‘S.N.L’: Robert De Niro Plays Robert Mueller, and Haunts Eric Trump

Robert De Niro, left, reprised his role as the special counsel, Robert S. Mueller III, on “Saturday Night Live,” haunting the bedside of Eric Trump (played by Alex Moffat)Credit NBC

If a stack of documents released on Friday by the special counsel, Robert S. Mueller III, and by federal prosecutors in New York were too much to keep up with, why not conclude your week with a bedtime story in the company of Eric Trump and Donald Trump Jr.?

“Saturday Night Live” opened this week’s broadcast in the Trump Tower bedroom of Eric (played by Alex Moffat), as he timidly told his older brother, Donald Jr. (Mikey Day), that he feared something sinister was in his closet.

Day told him: “Eric, there’s no boogeyman in your closet. Have you been watching the news again? You can’t watch that stuff, bud. It’s too grown-up.”

California: State of Change ~ NYT

Screen Shot 2018-11-28 at 1.21.29 PM.png

Photos by Bob Martin for The New York Times; Animation by Grant Gold/The New York Times.

This portfolio is the first publication from Past Tense, an archival storytelling project of The New York Times. As we digitize some six million photo prints in our files, dating back more than 100 years, we are using those images to bring the events and characters of the past to life in the present. To enhance these photographs’ value as artifacts and research tools, we are presenting these images with some of the “metadata” from the reverse side of each print.

In California, there were deserts and mountains, vast farmlands and a thousand miles of publicly owned beach. There were people from everywhere and opportunity that only a country like America could offer the working man or woman, and their children, too. From San Francisco to San Diego, from Hollywood to the world, California offered succor, health and, oddly, anonymity. If you didn’t like the view, you moved. If the boss gave you grief, you dropped him.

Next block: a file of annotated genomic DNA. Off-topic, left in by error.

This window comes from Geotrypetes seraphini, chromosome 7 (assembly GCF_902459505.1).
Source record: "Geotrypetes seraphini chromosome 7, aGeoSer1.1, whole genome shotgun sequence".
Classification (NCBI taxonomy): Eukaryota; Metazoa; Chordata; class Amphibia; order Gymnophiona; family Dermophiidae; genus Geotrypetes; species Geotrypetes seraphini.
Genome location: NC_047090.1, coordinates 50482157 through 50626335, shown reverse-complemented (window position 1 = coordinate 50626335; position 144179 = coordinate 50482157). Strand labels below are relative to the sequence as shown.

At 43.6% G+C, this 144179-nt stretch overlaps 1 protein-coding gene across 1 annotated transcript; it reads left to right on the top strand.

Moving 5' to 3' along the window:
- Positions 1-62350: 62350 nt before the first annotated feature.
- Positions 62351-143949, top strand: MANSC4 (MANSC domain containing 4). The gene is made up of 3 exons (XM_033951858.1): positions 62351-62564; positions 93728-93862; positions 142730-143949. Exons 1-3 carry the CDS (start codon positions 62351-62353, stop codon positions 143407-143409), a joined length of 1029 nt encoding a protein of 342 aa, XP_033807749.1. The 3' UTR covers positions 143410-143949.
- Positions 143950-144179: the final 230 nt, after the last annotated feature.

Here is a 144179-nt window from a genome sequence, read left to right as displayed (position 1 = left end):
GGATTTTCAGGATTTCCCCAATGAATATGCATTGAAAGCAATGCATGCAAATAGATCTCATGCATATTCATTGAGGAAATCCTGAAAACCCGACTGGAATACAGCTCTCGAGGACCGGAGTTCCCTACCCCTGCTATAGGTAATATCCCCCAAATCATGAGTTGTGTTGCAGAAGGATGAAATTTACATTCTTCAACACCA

The sun shone mercilessly, but no one asked for mercy.

Everybody was rich because anything was possible.

Men outside the International Hotel in San Francisco’s Manilatown in 1970. Nikki Arai for The New York Times

Architect Richard Neutra’s Kaufmann House, in Palm Springs, Calif., in 1947. Julius Shulman/J. Paul Getty Trust

John F. Kennedy surrounded by fans on the beach in Santa Monica, Calif., in 1962. Bill Beebe/Los Angeles Times

When World War II was over, people asked my father’s African-American relatives where they could go after seeing Paris. “Where?” they replied. “I’m goin’ to California where it’s mild enough that you can sleep on the ground outside, wake up in the morning and eat fruit right off the tree.”

Jim Crow had seen his day. It was time to move on and move up; to immigrate within your own country. Southern California was growing by leaps and bounds, and any able-bodied woman or man was welcome to work a job, or two or three. You could buy property, send your kids to school and go out for a drive to nowhere at all, do anything — as long as you stayed within certain parameters, like Watts or the Barrio.

Seasonal farmworkers, part of the “bracero” program, taking a break to eat in 1963. United Press International

Traffic streaming across the San Francisco-Oakland Bay Bridge on opening day, in 1936. The New York Times

Children attending Japanese school in Los Angeles in 1935. The New York Times

“Elkie,” my Jewish cousin Lily said to my mother, Ella Slatkin, on the telephone in 1945, “in California, it’s never cold and the beaches go on forever. Come out to visit me and I bet you never go back to the Bronx.”

My mother came bleary-eyed and tired to the breakfast table that first morning. Lily asked if it was the time change from New York that made her so tired.

“No, Lily,” my mother moaned. “It’s all that racket.”

Join us for a reception and conversation between celebrated author Walter Moseley and Hrishikesh Hirway, co-host and co-founder of the West Wing Weekly podcast. They will be discussing The New York Times’s new section Past Tense, and its first issue, California: A State of Change. Go behind the scenes with Times journalists, grab a drink and mingle with our guests and fellow subscribers.